Immigration News and Updates - page 16

This is just for the purpose of getting updated or informed and do note that nothing is absolute and in fact things are very fluid or volatile when it comes to immigration matters.... Read More

  1. by   purplecotton
    Yes, but the US government DOES have to address this issue (so this takes precedence over the other issues) and so we may be affected indirectly. I just hope that people don't make generalizations about Asians (racial undertones in this event) and see this simply as an isolated incident. Afterall, the Columbine HS killers were white and not Asian. If they were Asian, then i think this would be a bigger problem. Only time will heal and tell.
  2. by   jonRNMD
    Quote from purplecotton
    I just hope that people don't make generalizations about Asians (racial undertones in this event) and see this simply as an isolated incident.
    i have been working here in NY city for the past 7 months and believe me, other ethnic groups do NOT equate Asians as law-breakers or criminals....

    this is a 1998 NYPD.....look at page 10 statistic http://www.nyc.gov/html/nypd/pdf/dclm/execsumm.pdf

    Asians comprise 6.7% of the total NYC population but only 2.2% has been identified by crime victims as the perpetrator.....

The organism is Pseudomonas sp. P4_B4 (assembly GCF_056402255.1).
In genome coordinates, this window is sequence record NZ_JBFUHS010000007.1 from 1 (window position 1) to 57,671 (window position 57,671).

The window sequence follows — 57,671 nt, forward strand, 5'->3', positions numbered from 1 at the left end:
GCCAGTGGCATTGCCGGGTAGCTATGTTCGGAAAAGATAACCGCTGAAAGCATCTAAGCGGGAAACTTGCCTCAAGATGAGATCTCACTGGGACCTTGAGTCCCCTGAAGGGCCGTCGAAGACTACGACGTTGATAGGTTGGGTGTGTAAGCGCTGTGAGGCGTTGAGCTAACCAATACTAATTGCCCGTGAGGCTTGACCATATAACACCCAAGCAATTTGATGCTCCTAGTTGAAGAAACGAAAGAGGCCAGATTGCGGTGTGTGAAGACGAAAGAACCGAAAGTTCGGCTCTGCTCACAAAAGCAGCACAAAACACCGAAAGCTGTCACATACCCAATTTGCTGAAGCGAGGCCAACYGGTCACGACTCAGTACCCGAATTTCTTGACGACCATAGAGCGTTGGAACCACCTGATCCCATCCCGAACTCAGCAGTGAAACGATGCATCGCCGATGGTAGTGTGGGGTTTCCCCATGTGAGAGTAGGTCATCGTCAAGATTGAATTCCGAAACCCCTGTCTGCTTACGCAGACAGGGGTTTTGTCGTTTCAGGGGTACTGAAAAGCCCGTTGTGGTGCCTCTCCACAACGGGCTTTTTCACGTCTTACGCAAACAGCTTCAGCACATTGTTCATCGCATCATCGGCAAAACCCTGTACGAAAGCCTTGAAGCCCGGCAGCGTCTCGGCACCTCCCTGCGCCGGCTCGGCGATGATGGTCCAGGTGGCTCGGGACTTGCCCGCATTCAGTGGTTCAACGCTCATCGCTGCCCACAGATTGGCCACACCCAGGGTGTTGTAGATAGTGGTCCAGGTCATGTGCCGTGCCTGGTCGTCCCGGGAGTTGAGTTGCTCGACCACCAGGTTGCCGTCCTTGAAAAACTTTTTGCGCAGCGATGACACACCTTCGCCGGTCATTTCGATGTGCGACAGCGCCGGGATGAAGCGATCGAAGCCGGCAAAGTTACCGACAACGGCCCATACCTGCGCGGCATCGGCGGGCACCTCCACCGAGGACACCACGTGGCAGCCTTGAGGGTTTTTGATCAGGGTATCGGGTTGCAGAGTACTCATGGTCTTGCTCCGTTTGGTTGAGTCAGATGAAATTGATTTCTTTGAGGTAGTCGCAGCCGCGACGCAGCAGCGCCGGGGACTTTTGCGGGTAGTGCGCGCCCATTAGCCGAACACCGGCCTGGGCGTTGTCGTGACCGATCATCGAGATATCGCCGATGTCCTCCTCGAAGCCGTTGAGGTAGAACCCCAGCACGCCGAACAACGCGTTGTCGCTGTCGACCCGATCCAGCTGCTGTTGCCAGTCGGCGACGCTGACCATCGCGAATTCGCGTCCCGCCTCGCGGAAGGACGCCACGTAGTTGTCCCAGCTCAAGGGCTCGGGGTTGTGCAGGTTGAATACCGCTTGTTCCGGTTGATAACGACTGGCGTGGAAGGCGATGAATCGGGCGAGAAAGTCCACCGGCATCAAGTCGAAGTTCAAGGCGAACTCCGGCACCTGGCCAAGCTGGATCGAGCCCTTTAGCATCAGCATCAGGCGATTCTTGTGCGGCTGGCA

believe me, Asians are gonna be the LAST to be stereotyped as criminals....the Virginia Tech incident is an isolated case

    Asians (the yellow-skinned asians in particular) are stereotyped as being nerdy/studious, good in math and knows karate and not as criminals
  3. by   suzanne4
    Quote from vermountindia
    In my opinion,The shooting incedent was an individual incident and that has nothing to do with green card or citizenship. That persone has kind of phsychological problems and he committed that crime. It is not his green card or citizenship made him to do it. Any of you think,i n America, people with green card only commit these kind of crimes..? Lots of shooting incidents took place in US recently; all of them by green card holder..? When a persone commit a crime, it is not his citizenship or immigration status made him to do the crime, but his mental/phsychological mood make him to do the crime....
    Thats what I feel....Why mixing it with green card...?
    Rgds
    The issue is not that they were from Asia but well documented with psychiatric issues and was permitted to remain in school. That is being investigated, and that is taking time. Something needs to be put in place to deal with this, and the issue that he was not from the US also adds in to it, whether you want to accept it or not. Anytime that someone is a guest in this country and does something, it influences many. And as a green card recipient, you are still a guest. Until US citizenship is yours as well as a US passport, you are not covered under all US laws. And then the next question comes into play: did the rest of his family get citizenship after being here for so long, but he did not because of his history of psych issues? These are just questions that are being discussed here right now, and yes, they do have an influence on things.

    I am not mixing it with the green card, but trying to show that there are other issues that are more important in the US than an RN being expedited for a green card. This seems hard for you to understand.